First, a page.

Throughout all of this life, Mike was a passionate and loyal supporter of Chelsea Football Club. With his family roots based in Pimlico, the whole of his extended family on his father Harold’s side were all Chelsea devotees. All of the family would watch Chelsea and this went back to the birth of the club in 1905! It was his local club, and he 1st visited Stamford Bridge with his dad in the 1950s, standing on the Shed End and experienced the glory days of the late 1960s citing Charlie Cook and Peter Osgood as his heroes. The legacy continued albeit through some bleak times for the club, when he took his son Joe to his 1st game aged 4 in 1972. If only he knew it would take 3 years for Joe to witness a home win! The ritual of travelling up to Stamford Bridge through London by car was a chance to teach Joe about the geography of London, and this continued all through Joe’s childhood until he was ready to ‘go it alone’ aged 15. They both continued to support the club and made their last visit together as recent as 2017. This legacy has been passed on to his two grandsons and granddaughter – Louis, George and Lily, who all love to go to Stamford Bridge as much as their grandad.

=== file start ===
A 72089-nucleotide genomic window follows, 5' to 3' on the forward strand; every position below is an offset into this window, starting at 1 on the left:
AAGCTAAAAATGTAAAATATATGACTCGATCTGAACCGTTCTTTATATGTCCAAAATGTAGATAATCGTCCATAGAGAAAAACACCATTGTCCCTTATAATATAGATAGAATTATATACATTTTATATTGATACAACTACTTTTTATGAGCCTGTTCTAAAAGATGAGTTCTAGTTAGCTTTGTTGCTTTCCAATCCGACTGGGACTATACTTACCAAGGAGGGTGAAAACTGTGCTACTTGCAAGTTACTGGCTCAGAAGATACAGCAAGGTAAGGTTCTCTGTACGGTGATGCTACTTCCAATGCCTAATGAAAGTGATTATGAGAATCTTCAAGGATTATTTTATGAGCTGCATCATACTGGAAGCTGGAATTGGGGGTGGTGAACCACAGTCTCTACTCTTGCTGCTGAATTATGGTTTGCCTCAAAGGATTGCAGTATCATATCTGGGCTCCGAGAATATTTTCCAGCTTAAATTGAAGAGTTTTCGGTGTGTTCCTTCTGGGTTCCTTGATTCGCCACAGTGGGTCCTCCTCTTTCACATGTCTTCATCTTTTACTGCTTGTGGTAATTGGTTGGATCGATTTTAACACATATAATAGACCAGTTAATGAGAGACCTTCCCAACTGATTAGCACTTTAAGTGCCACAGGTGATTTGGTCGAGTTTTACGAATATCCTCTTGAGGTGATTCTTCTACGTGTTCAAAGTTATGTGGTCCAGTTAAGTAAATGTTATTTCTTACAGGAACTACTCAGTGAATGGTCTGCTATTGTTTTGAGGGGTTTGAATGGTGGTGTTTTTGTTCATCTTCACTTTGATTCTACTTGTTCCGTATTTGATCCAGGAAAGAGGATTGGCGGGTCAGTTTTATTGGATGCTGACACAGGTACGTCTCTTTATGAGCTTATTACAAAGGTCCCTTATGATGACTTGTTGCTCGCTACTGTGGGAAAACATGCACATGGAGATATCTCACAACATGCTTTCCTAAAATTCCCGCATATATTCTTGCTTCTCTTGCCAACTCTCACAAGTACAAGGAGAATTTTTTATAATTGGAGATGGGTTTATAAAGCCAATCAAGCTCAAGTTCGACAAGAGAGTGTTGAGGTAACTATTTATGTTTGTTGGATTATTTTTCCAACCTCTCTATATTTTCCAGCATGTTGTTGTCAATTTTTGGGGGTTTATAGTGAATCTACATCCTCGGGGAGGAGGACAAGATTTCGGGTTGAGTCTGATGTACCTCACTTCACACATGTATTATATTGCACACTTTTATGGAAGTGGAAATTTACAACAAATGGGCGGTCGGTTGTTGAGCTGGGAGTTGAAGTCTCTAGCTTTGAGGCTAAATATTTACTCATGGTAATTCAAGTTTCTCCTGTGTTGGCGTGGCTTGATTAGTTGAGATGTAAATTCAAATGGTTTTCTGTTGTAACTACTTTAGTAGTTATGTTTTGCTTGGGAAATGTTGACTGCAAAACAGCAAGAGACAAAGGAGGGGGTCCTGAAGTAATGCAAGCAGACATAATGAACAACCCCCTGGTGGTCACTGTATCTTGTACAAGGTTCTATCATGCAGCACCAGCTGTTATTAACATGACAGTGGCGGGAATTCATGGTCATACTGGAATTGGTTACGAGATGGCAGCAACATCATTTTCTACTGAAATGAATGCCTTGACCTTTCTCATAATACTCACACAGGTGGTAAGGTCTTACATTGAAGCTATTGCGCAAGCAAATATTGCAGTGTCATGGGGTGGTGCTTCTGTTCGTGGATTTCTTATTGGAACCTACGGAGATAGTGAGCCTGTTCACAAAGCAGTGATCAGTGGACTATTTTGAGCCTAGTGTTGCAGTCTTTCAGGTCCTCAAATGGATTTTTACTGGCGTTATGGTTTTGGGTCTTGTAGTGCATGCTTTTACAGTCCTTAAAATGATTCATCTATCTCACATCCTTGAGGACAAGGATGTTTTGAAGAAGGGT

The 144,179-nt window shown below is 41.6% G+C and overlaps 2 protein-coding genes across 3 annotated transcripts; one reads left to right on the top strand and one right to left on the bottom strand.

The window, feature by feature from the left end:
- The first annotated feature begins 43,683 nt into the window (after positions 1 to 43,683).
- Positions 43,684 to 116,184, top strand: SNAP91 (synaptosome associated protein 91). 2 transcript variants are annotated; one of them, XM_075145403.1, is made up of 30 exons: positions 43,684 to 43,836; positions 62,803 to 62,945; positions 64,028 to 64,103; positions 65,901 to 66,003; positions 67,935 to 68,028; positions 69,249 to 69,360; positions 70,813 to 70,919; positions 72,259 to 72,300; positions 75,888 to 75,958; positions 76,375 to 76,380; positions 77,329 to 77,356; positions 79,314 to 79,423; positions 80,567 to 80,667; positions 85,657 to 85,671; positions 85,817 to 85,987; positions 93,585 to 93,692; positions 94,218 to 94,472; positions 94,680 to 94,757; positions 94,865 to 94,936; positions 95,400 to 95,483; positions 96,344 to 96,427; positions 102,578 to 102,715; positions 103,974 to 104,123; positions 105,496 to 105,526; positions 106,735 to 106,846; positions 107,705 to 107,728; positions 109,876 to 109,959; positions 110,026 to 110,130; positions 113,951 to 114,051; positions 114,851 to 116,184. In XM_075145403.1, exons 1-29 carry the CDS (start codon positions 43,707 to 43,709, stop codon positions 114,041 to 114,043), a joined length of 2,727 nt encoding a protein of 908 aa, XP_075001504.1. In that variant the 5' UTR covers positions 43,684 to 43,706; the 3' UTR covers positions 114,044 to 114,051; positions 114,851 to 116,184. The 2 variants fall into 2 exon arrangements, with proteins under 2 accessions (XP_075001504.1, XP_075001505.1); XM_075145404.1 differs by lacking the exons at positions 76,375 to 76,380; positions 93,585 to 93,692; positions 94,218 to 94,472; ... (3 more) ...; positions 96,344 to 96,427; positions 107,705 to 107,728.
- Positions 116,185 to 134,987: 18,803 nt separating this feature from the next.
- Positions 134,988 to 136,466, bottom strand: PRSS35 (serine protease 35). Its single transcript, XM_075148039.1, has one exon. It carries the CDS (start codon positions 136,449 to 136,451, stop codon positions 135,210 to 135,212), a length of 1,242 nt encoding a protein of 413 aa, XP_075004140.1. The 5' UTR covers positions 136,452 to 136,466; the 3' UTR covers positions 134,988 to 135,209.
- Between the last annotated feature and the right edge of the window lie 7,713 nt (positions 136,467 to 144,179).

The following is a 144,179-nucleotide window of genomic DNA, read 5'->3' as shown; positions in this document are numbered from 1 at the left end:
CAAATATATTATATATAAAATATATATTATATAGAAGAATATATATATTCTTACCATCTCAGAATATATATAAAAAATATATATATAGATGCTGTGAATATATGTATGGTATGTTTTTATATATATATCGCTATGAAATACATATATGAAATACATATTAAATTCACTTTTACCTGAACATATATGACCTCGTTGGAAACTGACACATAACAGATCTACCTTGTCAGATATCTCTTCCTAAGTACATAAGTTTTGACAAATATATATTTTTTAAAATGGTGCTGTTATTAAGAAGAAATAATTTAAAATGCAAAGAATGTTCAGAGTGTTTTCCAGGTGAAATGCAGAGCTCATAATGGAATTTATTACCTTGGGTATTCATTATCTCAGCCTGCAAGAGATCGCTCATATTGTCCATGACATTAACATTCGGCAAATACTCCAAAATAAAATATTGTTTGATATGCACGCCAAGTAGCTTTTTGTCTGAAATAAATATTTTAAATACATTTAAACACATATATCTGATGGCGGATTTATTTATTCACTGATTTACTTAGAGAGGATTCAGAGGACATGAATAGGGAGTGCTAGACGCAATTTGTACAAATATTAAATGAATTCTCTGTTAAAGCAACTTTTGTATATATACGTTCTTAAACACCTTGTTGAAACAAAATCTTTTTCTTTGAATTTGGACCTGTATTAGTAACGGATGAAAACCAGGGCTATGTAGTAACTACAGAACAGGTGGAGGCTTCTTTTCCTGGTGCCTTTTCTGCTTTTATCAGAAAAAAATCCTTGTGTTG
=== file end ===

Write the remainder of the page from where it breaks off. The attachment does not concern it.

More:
His other passion was to watch his son Joe’s playing and coaching career, ending up as one of Cray Wanderer’s most loyal supporters over a 20 yr period. He was a respected character on the terraces and would brighten any Saturday afternoon with tales of his life shared with the ‘Cray Massive’. He was a ‘Wanderer’ for life!